Tied-up ferry Taku is for sale

The ferry Taku waits to load passengers in Sitka while it was still sailing. It’s been tied up and now is for sale. (Photo by Ed Schoenfeld/CoastAlaska News)

The state ferry Taku is for sale. The minimum price for the 54-year-old ship is $1.5 million.

Listen now

Alaska Marine Highway officials announced the invitation to bid Saturday. The deadline for proposals is May 9.

The Taku is tied up at Ketchikan’s Ward Cove. It was taken out of service in June of 2015 due to budget cuts and other factors.

Ferry chief Mike Neussl said it doesn’t meet the department’s needs anymore.

“With the state’s budget crisis and budget challenges that we have and the marine highway have, it’s not possible to run an 11-ship fleet. We just don’t have the maintenance funding and the operational funds to do that,” Neussl said.

The Taku was built for long sailings, with room for about 350 passengers and 50 vehicles. It has 40 staterooms, a cafeteria, observation lounges and a covered solarium.

Marine highway spokeswoman Meadow Bailey said it’s not a derelict vessel. She said it can still sail, but needs some certifications and maybe some work.

“It’s being sold as-is, where-is. So whoever wins that bid would have the responsibility of transporting the vessel, paying for the cost to transporting it, or if they decide that they want to store it still, to assume that cost,” Bailey said.

The marine highway had to win federal approval before moving ahead with the sale, because federal funds were used for maintenance. It also had to offer the ship to other state and local government agencies. There were no takers.

Another state vessel, the fast ferry Chenega, is also in long-term storage.

But Neussl said it’s still part of the fleet.

“The decision has not been made that that vessel is excess to the state’s needs, like we have made for the Taku. So that vessel is just in kind of inactive status right now, pending the outcome of the budgetary process and what it looks like we can afford to operate,” Neussl said.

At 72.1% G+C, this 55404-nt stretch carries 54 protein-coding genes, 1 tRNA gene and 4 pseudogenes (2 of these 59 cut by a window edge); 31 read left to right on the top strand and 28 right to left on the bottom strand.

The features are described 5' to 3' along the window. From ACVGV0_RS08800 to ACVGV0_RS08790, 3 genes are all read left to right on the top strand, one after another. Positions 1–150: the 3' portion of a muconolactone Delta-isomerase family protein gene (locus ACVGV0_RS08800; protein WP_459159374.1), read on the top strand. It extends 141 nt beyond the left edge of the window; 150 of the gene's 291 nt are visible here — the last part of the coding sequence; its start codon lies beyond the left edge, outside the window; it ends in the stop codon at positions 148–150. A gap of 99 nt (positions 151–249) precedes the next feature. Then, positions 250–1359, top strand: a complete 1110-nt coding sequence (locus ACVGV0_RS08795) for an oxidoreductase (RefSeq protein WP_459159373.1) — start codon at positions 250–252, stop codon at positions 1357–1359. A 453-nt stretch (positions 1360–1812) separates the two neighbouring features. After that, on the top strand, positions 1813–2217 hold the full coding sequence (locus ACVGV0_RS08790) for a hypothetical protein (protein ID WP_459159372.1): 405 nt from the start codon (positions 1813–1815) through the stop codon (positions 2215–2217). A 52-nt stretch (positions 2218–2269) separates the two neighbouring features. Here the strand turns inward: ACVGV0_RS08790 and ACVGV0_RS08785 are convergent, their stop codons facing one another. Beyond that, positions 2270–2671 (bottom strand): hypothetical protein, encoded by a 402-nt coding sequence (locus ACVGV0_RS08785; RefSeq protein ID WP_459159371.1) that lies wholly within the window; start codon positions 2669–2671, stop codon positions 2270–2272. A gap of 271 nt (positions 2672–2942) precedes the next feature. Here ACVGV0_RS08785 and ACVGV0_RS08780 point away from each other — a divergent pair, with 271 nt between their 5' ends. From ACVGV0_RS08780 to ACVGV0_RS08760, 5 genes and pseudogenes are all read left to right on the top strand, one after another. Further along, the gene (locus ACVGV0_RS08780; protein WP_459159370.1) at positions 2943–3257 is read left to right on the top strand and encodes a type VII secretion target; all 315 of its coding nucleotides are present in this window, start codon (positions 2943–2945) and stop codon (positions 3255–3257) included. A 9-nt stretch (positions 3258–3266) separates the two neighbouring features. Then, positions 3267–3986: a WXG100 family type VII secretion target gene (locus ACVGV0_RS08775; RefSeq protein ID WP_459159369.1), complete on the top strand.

Neussl said about a dozen people or organizations expressed interest in buying the Taku before it went out to bid.

Ed Schoenfeld is Regional News Director for CoastAlaska, a consortium of public radio stations in Ketchikan, Juneau, Sitka, Petersburg and Wrangell.

He primarily covers Southeast Alaska regional topics, including the state ferry system, transboundary mining, the Tongass National Forest and Native corporations and issues.

He has also worked as a manager, editor and reporter for the Juneau Empire newspaper and Juneau public radio station KTOO. He’s also reported for commercial station KINY in Juneau and public stations KPFA in Berkley, WYSO in Yellow Springs, Ohio, and WUHY in Philadelphia. He’s lived in Alaska since 1979 and is a contributor to Alaska Public Radio Network newscasts, the Northwest (Public Radio) News Network and National Native News. He is a board member of the Alaska Press Club. Originally from Cleveland, Ohio, he lives in Douglas.

Previous articleClimate scientists worry NOAA cuts will hinder Alaska weather forecasting
Next articleLow salmon projections cancel popular Southeast Spring King Derby